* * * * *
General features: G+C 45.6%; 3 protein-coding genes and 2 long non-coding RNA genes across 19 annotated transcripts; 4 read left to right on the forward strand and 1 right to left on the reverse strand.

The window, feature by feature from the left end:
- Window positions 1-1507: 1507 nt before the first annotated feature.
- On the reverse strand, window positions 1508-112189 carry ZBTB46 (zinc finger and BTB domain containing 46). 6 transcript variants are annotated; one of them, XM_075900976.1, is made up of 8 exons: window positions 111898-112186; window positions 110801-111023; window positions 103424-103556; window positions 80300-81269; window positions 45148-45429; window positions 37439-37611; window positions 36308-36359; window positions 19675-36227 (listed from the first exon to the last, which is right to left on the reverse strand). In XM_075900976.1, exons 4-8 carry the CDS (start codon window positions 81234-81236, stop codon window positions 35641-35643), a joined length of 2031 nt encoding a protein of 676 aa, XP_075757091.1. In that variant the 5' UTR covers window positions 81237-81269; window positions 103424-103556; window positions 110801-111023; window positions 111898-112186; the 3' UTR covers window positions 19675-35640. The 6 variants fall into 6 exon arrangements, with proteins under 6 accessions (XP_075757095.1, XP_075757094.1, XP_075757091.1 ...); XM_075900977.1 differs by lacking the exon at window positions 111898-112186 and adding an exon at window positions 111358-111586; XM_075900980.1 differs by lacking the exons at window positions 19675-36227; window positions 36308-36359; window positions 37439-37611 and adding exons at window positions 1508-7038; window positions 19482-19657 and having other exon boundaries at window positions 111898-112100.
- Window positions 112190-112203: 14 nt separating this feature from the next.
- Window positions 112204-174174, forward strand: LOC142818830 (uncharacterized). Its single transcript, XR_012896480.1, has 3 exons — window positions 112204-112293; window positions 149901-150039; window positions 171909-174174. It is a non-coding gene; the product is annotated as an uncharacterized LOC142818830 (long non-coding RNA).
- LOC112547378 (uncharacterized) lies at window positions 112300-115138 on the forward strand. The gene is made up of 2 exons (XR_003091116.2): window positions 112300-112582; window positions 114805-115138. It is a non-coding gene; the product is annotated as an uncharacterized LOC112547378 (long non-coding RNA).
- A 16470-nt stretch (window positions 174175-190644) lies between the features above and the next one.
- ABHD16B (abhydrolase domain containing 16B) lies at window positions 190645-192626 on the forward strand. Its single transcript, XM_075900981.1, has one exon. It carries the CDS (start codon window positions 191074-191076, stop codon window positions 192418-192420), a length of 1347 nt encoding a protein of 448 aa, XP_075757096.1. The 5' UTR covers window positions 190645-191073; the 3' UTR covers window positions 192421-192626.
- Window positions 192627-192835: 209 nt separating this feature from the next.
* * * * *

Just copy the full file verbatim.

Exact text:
General features: G+C 45.6%; 3 protein-coding genes and 2 long non-coding RNA genes across 19 annotated transcripts; 4 read left to right on the forward strand and 1 right to left on the reverse strand.

The window, feature by feature from the left end:
- Window positions 1-1507: 1507 nt before the first annotated feature.
- On the reverse strand, window positions 1508-112189 carry ZBTB46 (zinc finger and BTB domain containing 46). 6 transcript variants are annotated; one of them, XM_075900976.1, is made up of 8 exons: window positions 111898-112186; window positions 110801-111023; window positions 103424-103556; window positions 80300-81269; window positions 45148-45429; window positions 37439-37611; window positions 36308-36359; window positions 19675-36227 (listed from the first exon to the last, which is right to left on the reverse strand). In XM_075900976.1, exons 4-8 carry the CDS (start codon window positions 81234-81236, stop codon window positions 35641-35643), a joined length of 2031 nt encoding a protein of 676 aa, XP_075757091.1. In that variant the 5' UTR covers window positions 81237-81269; window positions 103424-103556; window positions 110801-111023; window positions 111898-112186; the 3' UTR covers window positions 19675-35640. The 6 variants fall into 6 exon arrangements, with proteins under 6 accessions (XP_075757095.1, XP_075757094.1, XP_075757091.1 ...); XM_075900977.1 differs by lacking the exon at window positions 111898-112186 and adding an exon at window positions 111358-111586; XM_075900980.1 differs by lacking the exons at window positions 19675-36227; window positions 36308-36359; window positions 37439-37611 and adding exons at window positions 1508-7038; window positions 19482-19657 and having other exon boundaries at window positions 111898-112100.
- Window positions 112190-112203: 14 nt separating this feature from the next.
- Window positions 112204-174174, forward strand: LOC142818830 (uncharacterized). Its single transcript, XR_012896480.1, has 3 exons — window positions 112204-112293; window positions 149901-150039; window positions 171909-174174. It is a non-coding gene; the product is annotated as an uncharacterized LOC142818830 (long non-coding RNA).
- LOC112547378 (uncharacterized) lies at window positions 112300-115138 on the forward strand. The gene is made up of 2 exons (XR_003091116.2): window positions 112300-112582; window positions 114805-115138. It is a non-coding gene; the product is annotated as an uncharacterized LOC112547378 (long non-coding RNA).
- A 16470-nt stretch (window positions 174175-190644) lies between the features above and the next one.
- ABHD16B (abhydrolase domain containing 16B) lies at window positions 190645-192626 on the forward strand. Its single transcript, XM_075900981.1, has one exon. It carries the CDS (start codon window positions 191074-191076, stop codon window positions 192418-192420), a length of 1347 nt encoding a protein of 448 aa, XP_075757096.1. The 5' UTR covers window positions 190645-191073; the 3' UTR covers window positions 192421-192626.
- Window positions 192627-192835: 209 nt separating this feature from the next.